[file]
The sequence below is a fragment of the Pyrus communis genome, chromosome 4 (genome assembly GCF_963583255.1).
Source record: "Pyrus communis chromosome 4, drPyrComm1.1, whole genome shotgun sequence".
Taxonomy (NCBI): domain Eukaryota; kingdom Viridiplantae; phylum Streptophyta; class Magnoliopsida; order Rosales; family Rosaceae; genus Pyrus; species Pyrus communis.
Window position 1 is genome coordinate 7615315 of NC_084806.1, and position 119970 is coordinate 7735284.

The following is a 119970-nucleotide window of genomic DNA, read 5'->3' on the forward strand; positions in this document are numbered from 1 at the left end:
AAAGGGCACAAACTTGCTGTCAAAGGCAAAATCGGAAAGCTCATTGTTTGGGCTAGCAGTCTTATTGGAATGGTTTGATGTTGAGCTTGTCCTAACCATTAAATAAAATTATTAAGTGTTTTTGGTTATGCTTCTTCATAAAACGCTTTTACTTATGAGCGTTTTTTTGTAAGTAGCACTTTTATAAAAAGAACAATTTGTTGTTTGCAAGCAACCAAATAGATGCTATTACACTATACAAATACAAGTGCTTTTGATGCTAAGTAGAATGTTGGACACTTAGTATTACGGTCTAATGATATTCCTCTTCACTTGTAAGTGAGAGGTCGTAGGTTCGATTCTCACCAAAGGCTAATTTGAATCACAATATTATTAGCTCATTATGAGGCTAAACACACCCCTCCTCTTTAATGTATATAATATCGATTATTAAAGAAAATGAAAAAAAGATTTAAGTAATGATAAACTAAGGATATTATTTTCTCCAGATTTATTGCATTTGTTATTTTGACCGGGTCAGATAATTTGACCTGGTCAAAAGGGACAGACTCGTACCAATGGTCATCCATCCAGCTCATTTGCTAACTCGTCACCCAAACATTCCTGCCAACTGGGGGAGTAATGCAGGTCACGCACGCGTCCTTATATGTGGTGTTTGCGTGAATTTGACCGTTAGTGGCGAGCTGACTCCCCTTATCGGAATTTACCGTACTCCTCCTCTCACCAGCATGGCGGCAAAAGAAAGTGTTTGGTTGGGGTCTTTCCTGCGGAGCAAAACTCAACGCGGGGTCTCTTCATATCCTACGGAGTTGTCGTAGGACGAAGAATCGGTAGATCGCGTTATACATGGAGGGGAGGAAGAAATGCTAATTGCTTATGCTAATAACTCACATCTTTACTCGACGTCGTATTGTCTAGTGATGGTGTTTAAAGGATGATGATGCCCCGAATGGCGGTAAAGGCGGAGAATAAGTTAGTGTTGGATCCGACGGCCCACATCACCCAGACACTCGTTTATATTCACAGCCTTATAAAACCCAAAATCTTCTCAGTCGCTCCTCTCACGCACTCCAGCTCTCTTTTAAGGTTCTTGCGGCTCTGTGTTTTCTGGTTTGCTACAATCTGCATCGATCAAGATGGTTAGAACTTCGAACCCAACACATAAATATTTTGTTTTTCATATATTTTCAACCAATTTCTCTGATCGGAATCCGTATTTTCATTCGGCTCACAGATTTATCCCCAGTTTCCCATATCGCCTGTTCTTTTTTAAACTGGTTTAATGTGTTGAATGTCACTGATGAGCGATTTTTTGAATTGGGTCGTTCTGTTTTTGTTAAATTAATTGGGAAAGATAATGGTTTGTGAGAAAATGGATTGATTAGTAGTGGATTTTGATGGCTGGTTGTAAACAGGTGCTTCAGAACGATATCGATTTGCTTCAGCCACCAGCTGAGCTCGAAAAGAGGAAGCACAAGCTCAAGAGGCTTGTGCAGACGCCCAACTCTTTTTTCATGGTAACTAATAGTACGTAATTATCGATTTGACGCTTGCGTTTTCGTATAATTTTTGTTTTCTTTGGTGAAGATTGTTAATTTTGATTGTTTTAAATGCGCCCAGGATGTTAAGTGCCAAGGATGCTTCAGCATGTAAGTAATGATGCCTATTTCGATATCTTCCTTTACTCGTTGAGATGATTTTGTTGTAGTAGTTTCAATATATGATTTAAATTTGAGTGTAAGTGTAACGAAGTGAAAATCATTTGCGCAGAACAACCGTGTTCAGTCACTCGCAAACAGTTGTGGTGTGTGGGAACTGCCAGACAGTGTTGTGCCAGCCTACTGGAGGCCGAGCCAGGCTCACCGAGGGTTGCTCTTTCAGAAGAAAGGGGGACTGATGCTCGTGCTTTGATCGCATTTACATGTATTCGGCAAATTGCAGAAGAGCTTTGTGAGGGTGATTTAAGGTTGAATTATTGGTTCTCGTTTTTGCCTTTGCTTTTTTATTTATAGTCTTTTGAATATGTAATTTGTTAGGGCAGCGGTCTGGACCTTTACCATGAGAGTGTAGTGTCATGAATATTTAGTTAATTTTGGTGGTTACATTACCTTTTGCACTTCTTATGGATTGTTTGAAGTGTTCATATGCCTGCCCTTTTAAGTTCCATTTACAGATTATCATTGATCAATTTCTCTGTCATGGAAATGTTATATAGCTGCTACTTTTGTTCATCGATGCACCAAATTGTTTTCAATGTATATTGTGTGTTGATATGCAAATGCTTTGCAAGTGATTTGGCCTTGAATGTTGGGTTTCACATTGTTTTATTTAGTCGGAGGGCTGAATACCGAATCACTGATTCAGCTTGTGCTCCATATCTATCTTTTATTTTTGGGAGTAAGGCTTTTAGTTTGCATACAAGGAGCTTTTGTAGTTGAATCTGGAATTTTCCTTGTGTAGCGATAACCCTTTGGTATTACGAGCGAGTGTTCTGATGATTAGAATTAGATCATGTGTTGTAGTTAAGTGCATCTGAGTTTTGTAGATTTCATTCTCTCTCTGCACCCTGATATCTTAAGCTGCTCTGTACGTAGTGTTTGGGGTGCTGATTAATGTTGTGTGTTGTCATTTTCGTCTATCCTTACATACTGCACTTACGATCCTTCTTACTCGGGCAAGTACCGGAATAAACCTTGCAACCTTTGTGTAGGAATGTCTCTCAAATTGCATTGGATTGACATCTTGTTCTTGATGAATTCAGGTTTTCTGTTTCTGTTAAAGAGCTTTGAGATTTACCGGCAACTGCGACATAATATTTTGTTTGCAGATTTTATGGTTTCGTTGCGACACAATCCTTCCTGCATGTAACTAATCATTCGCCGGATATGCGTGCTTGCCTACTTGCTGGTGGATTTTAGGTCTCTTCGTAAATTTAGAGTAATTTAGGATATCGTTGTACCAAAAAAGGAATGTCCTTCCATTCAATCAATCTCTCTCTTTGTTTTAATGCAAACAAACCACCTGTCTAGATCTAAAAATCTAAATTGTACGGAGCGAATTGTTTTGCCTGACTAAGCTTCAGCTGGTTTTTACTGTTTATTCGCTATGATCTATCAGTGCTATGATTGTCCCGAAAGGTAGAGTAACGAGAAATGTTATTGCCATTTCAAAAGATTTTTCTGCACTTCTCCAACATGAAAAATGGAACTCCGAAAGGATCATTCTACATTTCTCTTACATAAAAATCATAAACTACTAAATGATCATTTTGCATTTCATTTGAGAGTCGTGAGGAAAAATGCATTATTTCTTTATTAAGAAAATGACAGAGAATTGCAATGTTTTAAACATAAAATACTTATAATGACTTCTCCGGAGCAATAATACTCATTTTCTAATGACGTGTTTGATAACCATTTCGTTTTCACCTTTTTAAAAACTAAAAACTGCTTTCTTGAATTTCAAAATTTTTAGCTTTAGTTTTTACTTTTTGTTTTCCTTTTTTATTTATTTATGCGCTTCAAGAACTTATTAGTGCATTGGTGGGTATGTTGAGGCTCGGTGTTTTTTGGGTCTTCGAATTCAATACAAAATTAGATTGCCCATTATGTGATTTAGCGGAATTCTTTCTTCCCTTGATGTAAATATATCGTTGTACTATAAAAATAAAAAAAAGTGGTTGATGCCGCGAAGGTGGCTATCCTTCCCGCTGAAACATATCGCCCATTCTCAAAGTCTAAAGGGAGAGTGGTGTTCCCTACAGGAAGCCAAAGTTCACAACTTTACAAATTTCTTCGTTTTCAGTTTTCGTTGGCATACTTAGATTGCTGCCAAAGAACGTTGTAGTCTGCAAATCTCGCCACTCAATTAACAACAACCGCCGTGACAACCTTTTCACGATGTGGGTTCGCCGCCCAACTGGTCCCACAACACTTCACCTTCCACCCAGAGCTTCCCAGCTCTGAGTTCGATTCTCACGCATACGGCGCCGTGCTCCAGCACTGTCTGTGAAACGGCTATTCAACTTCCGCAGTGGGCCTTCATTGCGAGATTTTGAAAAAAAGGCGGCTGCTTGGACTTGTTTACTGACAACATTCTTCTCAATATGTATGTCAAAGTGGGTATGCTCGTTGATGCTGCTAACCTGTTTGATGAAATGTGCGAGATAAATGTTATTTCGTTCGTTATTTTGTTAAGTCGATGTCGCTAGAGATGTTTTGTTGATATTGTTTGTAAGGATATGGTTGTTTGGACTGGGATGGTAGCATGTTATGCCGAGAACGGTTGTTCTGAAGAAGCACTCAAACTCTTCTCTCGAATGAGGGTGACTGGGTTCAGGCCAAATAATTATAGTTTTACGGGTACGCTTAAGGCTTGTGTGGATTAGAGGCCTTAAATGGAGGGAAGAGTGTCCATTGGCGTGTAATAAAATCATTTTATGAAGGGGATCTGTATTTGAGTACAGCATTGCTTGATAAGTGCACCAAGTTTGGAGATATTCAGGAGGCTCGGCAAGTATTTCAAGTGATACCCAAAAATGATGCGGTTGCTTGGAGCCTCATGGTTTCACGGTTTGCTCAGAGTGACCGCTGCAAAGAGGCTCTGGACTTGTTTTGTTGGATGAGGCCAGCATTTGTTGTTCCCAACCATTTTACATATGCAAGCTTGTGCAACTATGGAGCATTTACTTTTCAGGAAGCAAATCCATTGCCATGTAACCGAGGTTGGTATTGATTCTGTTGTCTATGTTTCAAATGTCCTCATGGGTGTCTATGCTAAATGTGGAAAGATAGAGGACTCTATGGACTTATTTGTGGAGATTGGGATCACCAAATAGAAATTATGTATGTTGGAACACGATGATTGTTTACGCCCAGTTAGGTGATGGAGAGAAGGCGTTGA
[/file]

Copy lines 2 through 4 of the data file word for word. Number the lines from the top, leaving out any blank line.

Source record: "Pyrus communis chromosome 4, drPyrComm1.1, whole genome shotgun sequence".
Taxonomy (NCBI): domain Eukaryota; kingdom Viridiplantae; phylum Streptophyta; class Magnoliopsida; order Rosales; family Rosaceae; genus Pyrus; species Pyrus communis.
Window position 1 is genome coordinate 7615315 of NC_084806.1, and position 119970 is coordinate 7735284.